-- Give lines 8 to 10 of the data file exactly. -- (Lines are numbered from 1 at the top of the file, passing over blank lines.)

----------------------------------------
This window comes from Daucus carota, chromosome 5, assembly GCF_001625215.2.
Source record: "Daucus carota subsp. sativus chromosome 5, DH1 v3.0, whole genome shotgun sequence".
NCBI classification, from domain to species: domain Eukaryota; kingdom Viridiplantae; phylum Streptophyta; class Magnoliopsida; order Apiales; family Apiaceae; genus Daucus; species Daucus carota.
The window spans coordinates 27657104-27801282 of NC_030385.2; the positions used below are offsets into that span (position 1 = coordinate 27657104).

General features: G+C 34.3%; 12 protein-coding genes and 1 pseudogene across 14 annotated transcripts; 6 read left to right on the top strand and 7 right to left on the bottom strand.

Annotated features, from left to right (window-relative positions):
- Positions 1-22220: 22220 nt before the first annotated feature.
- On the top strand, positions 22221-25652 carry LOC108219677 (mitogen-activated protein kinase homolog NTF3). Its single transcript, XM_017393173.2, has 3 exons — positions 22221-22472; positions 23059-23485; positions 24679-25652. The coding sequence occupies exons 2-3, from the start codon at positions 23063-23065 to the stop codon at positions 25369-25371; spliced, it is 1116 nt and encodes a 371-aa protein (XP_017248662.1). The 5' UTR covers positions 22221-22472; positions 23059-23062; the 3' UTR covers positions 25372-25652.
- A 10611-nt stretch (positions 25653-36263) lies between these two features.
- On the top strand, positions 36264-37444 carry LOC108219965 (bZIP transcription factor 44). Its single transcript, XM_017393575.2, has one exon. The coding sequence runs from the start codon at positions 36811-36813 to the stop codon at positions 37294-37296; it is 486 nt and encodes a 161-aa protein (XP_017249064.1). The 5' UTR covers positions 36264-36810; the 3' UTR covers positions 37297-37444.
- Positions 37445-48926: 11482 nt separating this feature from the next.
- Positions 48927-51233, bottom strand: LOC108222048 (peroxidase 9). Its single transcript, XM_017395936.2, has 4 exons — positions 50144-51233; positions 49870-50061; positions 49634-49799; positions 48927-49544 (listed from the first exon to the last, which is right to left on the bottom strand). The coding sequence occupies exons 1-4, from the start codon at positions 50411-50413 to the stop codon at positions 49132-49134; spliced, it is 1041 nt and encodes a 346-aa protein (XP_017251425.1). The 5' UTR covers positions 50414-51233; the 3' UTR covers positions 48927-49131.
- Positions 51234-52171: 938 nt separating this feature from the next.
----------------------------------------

- On the top strand, positions 22221-25652 carry LOC108219677 (mitogen-activated protein kinase homolog NTF3). Its single transcript, XM_017393173.2, has 3 exons — positions 22221-22472; positions 23059-23485; positions 24679-25652. The coding sequence occupies exons 2-3, from the start codon at positions 23063-23065 to the stop codon at positions 25369-25371; spliced, it is 1116 nt and encodes a 371-aa protein (XP_017248662.1). The 5' UTR covers positions 22221-22472; positions 23059-23062; the 3' UTR covers positions 25372-25652.
- A 10611-nt stretch (positions 25653-36263) lies between these two features.
- On the top strand, positions 36264-37444 carry LOC108219965 (bZIP transcription factor 44). Its single transcript, XM_017393575.2, has one exon. The coding sequence runs from the start codon at positions 36811-36813 to the stop codon at positions 37294-37296; it is 486 nt and encodes a 161-aa protein (XP_017249064.1). The 5' UTR covers positions 36264-36810; the 3' UTR covers positions 37297-37444.